• safety and equipment checks
  • pressure ulcer care.

Before the inspection conducted in March 2014, the Trust was identified in CQC’s intelligent monitoring system as a priority band 4 Trust.  There are six bands within the monitoring system so this Trust had a relatively lower risk.

We noted that the trust’s action plan to address the concerns following the Keogh review had been put into place and signed off.

Our inspection of The Dudley Group NHS Foundation Trust included Russells Hall Hospital, Corbett Outpatient Centre and Dudley Guest Outpatient Centre.  

The announced inspection took place between 26 and 27 March 2014, and unannounced inspection visits took place in the two weeks following this visit.  

Overall, this trust was found to require improvement, although we rated it good in terms of having caring staff, and effective services.

We saw much support for the trust, both from the public and from the local health economy.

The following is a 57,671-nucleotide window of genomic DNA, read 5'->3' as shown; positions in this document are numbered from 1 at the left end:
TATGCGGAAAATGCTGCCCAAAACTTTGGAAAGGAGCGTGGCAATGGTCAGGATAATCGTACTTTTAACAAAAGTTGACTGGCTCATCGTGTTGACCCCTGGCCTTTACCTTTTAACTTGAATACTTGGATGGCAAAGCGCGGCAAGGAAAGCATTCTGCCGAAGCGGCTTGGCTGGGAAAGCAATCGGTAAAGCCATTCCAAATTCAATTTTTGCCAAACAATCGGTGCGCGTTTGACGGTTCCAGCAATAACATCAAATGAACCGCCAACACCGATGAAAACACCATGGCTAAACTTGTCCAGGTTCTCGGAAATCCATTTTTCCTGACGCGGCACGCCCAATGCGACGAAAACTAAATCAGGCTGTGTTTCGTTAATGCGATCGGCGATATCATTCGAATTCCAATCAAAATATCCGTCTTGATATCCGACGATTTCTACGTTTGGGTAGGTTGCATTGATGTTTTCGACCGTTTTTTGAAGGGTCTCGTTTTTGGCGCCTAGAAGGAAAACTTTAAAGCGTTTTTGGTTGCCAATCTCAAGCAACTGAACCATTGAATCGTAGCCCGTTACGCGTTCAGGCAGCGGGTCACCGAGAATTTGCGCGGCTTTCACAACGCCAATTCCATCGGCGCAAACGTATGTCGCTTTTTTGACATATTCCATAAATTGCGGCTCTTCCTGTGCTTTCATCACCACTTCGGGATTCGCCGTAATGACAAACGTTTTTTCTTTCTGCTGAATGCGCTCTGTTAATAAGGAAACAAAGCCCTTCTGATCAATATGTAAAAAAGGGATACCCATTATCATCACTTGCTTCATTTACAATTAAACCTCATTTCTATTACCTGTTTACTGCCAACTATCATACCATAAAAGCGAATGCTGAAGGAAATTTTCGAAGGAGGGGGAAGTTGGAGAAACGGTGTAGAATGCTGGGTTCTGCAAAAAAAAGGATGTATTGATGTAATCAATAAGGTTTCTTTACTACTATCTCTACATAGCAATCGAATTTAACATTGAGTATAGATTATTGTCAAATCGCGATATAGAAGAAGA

We saw a trust that was a considerable way along its improvement journey and saw many areas of strong development. Whilst some of the core service areas within the trust required improvements in leadership, we found the executive team and the trust board had a clear focus on improvement and as such we rated this trust as good for its overall leadership.

The improvements required by the trust were within the grasp of the trust and its leaders. We were confident that these could be achieved quickly.Key findings related to the following:

  • The trust’s staff are seen as highly caring by many of the patients we spoke to and praised the staff for ‘going the extra mile’.
  • The trust’s leadership team is seen as highly effective by the staff; and is recognised to be clearly in touch with the experience of patients and the work of the staff.
  • Staff value the Dudley Group as a place to work and a team spirit is clearly evident.
  • The trust has responded well to the Keogh review in 2013.